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4.16 of 5 stars 4.16  ·  rating details  ·  51,858 ratings  ·  1,025 reviews
"[A] mammoth epic of the islands, [a] vast panorama, wonderful."
America's preeminent storyteller, James Michener, introduced an entire generation of readers to a lush, exotic world in the Pacific with this classic novel. But it is also a novel about people, people of strength and character; the Polynesians; the fragile missionaries; the Chinese, Japanese,
Mass Market Paperback, 1056 pages
Published September 12th 1986 by Random House, Inc. (first published 1959)
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Heatherfive Yes, it's a very long novel that is worth the investment of time and focus. I started on this months ago, took a break and came back to it. I am so…moreYes, it's a very long novel that is worth the investment of time and focus. I started on this months ago, took a break and came back to it. I am so glad I did!

Community Reviews

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Steve Sckenda
Michener begins with the geologic formation of Hawaii and ends with its entry as the 50th state. Over the course of a thousand pages (and millions of years), we learn how many ethnic groups fought and learned to live in peace. “Hawaii” is a powerful novel, and the state is a symbol which exemplifies each of Michener’s recurring themes-- interracial harmony, tolerance, and coexistence. (I write this review in 2012 after having read this book in 1984.)

There are six long chapters, each devoted to t
Jeffrey Keeten

I picked up this book in the library and one of the things I noticed first about the book was that the edges of the pages have become soft from the hands and fingers of hundreds of readers. The book has been rebound in one of those lovely flat blue library covers. In the back Marsha left her phone number on a yellow sticky note which I have suspicions might be for a support group for those that have started and failed to finish reading Hawaii.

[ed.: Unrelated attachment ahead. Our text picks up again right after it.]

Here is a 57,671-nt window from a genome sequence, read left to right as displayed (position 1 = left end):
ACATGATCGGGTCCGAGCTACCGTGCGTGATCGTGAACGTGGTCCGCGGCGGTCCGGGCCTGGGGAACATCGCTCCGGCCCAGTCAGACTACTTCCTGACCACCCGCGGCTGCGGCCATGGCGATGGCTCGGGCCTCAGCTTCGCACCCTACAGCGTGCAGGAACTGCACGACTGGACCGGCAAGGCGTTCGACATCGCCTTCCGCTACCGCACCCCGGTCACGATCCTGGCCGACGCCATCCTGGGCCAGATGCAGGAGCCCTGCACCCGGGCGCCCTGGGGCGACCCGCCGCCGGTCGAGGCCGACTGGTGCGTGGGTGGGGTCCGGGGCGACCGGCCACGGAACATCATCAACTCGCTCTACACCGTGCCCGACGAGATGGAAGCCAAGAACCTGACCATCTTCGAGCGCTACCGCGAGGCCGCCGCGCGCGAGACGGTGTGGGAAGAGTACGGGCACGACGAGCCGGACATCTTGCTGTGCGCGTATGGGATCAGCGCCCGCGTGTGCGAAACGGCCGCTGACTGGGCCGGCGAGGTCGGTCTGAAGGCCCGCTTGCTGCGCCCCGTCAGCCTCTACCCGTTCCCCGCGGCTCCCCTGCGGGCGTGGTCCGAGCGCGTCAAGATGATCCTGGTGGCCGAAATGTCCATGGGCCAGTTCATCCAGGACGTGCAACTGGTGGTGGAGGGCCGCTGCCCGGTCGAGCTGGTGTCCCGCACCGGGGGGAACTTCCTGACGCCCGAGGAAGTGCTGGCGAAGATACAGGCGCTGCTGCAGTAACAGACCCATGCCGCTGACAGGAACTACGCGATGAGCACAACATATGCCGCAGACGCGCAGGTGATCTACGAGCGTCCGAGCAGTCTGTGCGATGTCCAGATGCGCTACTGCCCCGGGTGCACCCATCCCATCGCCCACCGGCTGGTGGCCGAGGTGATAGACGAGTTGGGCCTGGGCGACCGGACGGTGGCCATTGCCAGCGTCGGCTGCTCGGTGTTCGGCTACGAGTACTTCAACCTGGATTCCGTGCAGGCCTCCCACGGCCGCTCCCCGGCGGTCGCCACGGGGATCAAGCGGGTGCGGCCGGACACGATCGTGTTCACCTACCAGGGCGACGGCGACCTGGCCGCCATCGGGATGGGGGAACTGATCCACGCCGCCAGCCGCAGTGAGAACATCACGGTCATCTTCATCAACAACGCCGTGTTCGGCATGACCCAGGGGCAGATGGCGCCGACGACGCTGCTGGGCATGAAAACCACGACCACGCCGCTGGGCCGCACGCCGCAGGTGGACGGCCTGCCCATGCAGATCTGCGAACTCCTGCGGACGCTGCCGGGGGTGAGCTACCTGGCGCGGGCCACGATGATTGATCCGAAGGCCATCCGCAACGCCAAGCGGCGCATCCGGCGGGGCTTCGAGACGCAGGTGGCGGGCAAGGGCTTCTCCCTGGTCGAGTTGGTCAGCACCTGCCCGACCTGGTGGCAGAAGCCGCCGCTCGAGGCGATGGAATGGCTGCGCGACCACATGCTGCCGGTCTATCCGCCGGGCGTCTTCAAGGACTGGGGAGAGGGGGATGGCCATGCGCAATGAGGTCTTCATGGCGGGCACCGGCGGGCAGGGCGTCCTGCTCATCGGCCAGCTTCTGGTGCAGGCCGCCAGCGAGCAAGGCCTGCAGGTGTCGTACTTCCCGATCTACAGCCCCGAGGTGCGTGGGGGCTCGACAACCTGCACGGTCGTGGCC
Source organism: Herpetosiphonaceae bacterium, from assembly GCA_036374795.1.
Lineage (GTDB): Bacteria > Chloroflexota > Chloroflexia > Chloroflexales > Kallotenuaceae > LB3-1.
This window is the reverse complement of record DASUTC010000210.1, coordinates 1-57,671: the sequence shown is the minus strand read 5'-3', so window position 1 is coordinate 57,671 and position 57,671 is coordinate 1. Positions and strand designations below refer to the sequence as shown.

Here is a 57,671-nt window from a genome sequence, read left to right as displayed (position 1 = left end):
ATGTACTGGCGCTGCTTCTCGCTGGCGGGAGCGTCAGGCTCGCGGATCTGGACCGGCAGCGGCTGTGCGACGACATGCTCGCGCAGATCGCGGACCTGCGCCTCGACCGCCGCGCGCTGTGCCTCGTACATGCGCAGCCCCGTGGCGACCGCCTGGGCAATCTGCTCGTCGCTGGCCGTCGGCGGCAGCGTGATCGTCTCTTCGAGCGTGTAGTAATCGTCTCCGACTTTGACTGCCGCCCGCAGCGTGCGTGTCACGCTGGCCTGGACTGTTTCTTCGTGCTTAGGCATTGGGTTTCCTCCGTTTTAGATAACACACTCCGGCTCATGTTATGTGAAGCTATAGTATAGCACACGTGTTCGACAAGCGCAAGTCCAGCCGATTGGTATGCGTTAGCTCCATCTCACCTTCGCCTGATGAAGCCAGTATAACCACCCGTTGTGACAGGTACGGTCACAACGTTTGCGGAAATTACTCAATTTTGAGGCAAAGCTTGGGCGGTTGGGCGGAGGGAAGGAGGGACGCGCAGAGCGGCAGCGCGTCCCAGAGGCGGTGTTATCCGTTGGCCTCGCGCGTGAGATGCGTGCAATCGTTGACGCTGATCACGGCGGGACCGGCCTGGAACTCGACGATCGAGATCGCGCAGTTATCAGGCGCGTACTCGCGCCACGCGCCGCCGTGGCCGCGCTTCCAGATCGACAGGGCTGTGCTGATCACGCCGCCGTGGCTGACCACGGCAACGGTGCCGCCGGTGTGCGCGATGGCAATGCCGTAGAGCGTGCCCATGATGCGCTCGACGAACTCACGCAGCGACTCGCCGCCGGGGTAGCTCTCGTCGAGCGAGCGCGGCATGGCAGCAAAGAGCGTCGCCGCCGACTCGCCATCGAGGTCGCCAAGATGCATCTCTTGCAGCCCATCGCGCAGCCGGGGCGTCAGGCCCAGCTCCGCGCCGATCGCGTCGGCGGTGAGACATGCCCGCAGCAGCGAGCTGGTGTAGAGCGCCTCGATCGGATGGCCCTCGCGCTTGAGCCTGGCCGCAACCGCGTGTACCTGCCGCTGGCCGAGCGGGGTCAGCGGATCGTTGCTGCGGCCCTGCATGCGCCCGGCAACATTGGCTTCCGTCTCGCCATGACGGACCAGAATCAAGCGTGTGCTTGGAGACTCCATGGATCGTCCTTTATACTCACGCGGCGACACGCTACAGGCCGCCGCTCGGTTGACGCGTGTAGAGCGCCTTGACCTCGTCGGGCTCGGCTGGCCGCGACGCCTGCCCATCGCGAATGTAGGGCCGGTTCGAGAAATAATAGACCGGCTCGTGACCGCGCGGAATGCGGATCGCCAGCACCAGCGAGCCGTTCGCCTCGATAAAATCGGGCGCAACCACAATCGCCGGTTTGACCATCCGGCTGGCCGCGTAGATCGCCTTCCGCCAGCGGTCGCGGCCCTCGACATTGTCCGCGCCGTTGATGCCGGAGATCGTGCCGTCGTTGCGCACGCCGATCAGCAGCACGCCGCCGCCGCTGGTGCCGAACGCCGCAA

937 pages later I can say that this book is a two s
My 10th grade reading teacher "Mrs. Fine" introduced me to this very large book. I only took her class "Hooked on Books" because I thought it was and easy A. Read several books, do book reports, get a grade. Hawaii was the first book she chose for me. I read the 1st 50 pages... no dialouge, just info about how the island was formed by volcanos. I went back to complain that it was boring, she encouraged me to keep reading... next 50 pages, just as boring, natives from other lands discovering Hawa ...more
Rhiannon Lawrence
I needed a bottle of wine and some stimulants to get through this one, and I'm Hawaiian! The opening is enthralling but skip the entire middle section. I couldn't get past the missionary section and had to keep a barf bucket close by... I loved the rest.
I had never read any Michener before but having just returned from a vacation to Kona I was interested in how the islands first got populated. Several articles I read referred to James Michener as a careful historian of Hawaii and since this book is considered one of his best, I borrowed it from the library. The book is beastly long-- 1000 pages-- but is actually a collection of four separate stories that stretch from the geological formation of Hawaii up through the attainment of statehood in 1 ...more
Reading this was a monumental task: I started it on the plane to Hawaii in mid August and finished it on October 1st!!I nearly didn't make it through the first chapter about the formation of the islands, but I'm glad I persevered. Michener takes us from Tahiti (Bora Bora) to the arrival of the missionaries, the Chinese, and the Japanese. There are a number of marvelous characters (Char Nyuk Tsin is my favorite) and set pieces. Michener is especially good at moments of high tension, which are amp ...more